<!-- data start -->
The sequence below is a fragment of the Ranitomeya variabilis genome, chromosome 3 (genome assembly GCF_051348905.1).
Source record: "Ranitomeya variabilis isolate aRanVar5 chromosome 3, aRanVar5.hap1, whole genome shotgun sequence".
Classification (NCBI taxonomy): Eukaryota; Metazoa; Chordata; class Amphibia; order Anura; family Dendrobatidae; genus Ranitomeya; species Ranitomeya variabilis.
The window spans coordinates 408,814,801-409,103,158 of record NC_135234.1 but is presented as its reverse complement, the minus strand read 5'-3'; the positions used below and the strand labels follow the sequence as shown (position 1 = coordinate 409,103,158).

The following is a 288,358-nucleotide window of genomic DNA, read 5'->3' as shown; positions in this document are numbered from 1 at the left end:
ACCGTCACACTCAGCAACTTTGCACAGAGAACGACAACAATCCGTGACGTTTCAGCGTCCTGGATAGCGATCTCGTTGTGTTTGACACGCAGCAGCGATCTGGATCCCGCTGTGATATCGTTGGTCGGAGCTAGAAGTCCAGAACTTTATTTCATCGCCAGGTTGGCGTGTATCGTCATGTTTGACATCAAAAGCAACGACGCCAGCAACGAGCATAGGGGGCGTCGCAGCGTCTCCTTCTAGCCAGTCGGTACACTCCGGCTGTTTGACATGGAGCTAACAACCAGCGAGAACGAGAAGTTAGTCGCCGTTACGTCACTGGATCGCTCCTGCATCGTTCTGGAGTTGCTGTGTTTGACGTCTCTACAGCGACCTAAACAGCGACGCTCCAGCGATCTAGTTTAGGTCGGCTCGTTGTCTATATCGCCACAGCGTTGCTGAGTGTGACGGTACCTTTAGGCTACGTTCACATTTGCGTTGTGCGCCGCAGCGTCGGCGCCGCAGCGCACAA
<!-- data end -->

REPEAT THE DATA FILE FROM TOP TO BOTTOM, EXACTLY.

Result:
The sequence below is a fragment of the Ranitomeya variabilis genome, chromosome 3 (genome assembly GCF_051348905.1).
Source record: "Ranitomeya variabilis isolate aRanVar5 chromosome 3, aRanVar5.hap1, whole genome shotgun sequence".
Classification (NCBI taxonomy): Eukaryota; Metazoa; Chordata; class Amphibia; order Anura; family Dendrobatidae; genus Ranitomeya; species Ranitomeya variabilis.
The window spans coordinates 408,814,801-409,103,158 of record NC_135234.1 but is presented as its reverse complement, the minus strand read 5'-3'; the positions used below and the strand labels follow the sequence as shown (position 1 = coordinate 409,103,158).

The following is a 288,358-nucleotide window of genomic DNA, read 5'->3' as shown; positions in this document are numbered from 1 at the left end:
ACCGTCACACTCAGCAACTTTGCACAGAGAACGACAACAATCCGTGACGTTTCAGCGTCCTGGATAGCGATCTCGTTGTGTTTGACACGCAGCAGCGATCTGGATCCCGCTGTGATATCGTTGGTCGGAGCTAGAAGTCCAGAACTTTATTTCATCGCCAGGTTGGCGTGTATCGTCATGTTTGACATCAAAAGCAACGACGCCAGCAACGAGCATAGGGGGCGTCGCAGCGTCTCCTTCTAGCCAGTCGGTACACTCCGGCTGTTTGACATGGAGCTAACAACCAGCGAGAACGAGAAGTTAGTCGCCGTTACGTCACTGGATCGCTCCTGCATCGTTCTGGAGTTGCTGTGTTTGACGTCTCTACAGCGACCTAAACAGCGACGCTCCAGCGATCTAGTTTAGGTCGGCTCGTTGTCTATATCGCCACAGCGTTGCTGAGTGTGACGGTACCTTTAGGCTACGTTCACATTTGCGTTGTGCGCCGCAGCGTCGGCGCCGCAGCGCACAA